TeacherVision Interviews Author Taylor Mali

What Teachers Make
Taylor Mali, author of the viral poem "What Teachers Make," sat down with TeacherVision to talk about his new book inspired by the poem: What Teachers Make: In Praise of the Greatest Job in the World.

TeacherVision (TV): You originally wrote the poem "What Teachers Make" in response to a callous comment about the teaching profession. Why do you think it elicited such a strong response from other teachers?

Taylor Mali: One of my favorite definitions of poetry is "what oft' was thought but ne'er so well expressed," and I like to think that's why the poem spread so rapidly: I was finally putting into words what people had always thought to themselves but maybe had never quite been able to articulate. I touched a nerved.

TV: Who did you write your book for, predominantly: teachers or the general public? What do you want each audience to take away from your writing?

Mali: I don't think that way, like a marketer, with angles and pitches; I just write. I just tell stories. But I think the book has ended up appealing equally to teachers and non-teachers alike. To teachers, certainly, because they'll recognize the vignettes and might come away with a couple of new ideas to try in their own classrooms or at least the feeling of having their wells replenished. But non-teachers are responding well to the book also because I think it gives them a sense of challenges and the joys that come with teacher, the "thrill of victory and the agony of defeat" (if you grew up in the '70s).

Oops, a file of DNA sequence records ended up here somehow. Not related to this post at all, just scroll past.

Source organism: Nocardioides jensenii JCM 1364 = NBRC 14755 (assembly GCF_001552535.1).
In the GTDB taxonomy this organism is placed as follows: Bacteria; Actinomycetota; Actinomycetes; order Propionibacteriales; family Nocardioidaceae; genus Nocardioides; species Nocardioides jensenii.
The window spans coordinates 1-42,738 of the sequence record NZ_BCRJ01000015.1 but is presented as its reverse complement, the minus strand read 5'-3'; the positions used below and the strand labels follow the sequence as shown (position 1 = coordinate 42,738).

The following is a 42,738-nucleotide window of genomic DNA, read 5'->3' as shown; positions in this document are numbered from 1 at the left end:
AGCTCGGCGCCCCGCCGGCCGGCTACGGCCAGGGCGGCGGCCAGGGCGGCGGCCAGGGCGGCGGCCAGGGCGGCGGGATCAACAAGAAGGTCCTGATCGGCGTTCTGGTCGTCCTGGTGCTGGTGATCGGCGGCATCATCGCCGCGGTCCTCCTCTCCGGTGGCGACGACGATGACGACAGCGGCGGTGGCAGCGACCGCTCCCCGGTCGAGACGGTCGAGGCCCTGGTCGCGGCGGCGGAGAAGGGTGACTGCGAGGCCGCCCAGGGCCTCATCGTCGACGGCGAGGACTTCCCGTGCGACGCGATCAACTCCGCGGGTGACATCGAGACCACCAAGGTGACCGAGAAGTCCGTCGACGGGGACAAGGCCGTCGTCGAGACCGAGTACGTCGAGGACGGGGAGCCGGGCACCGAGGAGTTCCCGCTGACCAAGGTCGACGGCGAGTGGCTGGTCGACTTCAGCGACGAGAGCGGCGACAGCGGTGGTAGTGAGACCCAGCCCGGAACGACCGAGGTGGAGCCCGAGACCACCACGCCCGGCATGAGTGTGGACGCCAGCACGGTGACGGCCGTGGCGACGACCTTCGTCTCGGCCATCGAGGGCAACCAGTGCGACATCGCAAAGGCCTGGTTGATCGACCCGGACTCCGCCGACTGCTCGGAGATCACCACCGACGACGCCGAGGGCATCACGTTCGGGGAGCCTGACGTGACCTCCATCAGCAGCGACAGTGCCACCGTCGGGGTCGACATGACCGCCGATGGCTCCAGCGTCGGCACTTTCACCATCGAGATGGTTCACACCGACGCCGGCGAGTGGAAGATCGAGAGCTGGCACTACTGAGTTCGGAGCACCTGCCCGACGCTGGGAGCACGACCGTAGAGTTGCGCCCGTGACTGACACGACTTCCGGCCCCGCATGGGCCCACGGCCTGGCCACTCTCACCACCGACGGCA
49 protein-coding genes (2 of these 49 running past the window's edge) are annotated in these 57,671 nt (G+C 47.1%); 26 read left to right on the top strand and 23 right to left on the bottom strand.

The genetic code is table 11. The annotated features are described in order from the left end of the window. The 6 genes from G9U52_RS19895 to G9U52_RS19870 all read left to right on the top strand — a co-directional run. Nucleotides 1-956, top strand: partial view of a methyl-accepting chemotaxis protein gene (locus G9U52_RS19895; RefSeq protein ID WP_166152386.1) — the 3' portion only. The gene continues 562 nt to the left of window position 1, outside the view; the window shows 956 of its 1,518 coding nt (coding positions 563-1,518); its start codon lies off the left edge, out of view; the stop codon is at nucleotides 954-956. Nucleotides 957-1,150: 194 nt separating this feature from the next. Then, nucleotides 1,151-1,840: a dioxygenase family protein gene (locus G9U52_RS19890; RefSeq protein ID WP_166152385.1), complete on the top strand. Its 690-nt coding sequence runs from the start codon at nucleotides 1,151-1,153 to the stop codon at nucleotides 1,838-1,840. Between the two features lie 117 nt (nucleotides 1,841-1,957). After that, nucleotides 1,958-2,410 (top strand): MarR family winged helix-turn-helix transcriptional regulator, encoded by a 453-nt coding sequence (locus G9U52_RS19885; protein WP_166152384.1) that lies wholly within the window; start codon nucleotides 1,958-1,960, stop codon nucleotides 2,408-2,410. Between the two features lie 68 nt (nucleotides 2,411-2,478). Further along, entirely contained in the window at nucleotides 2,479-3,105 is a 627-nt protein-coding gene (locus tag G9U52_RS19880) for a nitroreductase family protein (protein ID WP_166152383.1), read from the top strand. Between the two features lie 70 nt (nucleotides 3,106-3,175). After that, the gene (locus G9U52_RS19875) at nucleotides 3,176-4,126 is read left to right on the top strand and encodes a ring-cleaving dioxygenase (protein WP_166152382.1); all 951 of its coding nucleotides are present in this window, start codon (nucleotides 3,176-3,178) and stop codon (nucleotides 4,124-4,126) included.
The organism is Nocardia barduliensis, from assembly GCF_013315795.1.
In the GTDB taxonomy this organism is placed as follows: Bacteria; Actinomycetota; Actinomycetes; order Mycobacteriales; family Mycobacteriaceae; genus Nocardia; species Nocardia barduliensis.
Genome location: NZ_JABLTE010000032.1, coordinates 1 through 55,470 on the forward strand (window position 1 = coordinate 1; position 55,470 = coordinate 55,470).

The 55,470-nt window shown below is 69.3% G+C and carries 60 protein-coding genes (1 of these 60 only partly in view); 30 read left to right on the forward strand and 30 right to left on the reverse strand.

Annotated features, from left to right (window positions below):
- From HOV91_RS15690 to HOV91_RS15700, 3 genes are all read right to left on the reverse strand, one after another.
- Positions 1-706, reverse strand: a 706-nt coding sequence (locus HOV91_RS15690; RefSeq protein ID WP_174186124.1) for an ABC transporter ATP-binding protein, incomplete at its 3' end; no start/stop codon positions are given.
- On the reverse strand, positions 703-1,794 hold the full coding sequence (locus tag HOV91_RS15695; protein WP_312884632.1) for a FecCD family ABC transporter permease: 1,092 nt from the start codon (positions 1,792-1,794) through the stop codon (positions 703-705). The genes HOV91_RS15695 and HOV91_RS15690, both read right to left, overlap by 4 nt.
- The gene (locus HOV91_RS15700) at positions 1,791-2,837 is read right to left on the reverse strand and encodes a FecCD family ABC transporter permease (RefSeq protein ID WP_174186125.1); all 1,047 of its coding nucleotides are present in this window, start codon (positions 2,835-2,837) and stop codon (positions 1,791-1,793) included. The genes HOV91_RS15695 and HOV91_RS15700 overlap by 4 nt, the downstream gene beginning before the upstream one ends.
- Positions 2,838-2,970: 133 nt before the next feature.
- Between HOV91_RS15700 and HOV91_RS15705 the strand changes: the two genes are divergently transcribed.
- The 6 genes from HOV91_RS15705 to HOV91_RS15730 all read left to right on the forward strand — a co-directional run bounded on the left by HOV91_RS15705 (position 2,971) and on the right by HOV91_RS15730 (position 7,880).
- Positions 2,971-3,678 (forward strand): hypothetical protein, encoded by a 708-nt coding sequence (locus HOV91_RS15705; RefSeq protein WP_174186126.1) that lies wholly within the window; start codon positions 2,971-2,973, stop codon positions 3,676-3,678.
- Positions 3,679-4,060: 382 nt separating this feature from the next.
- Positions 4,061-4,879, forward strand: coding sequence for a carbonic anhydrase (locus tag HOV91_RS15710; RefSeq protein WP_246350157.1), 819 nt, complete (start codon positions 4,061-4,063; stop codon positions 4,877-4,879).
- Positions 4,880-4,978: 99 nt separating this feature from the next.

TV: You mention in your book that teachers often see students' potential objectively, in a way parents cannot. What advice would you give teachers who are working with uninterested/uninvolved parents to help them fulfill students' potential?

Mali: That's always a tough one—when parents are cavalier about the progress or behavior of their children—and I don't have a lot of experience with it because I guess I've just been lucky. But I would ask such uninvolved parents to sit with their children every night and review the work that they intend to turn in the next day. Ask a lot of questions. Get the children to explain what they're working on.

TV: You show a tremendous amount of passion for your work. What advice would you give to teachers who have lost their enthusiasm for teaching in the classroom, not because of the students or the work, but because of the administration they deal with, or the increased focus on "teaching to the test" in certain school districts?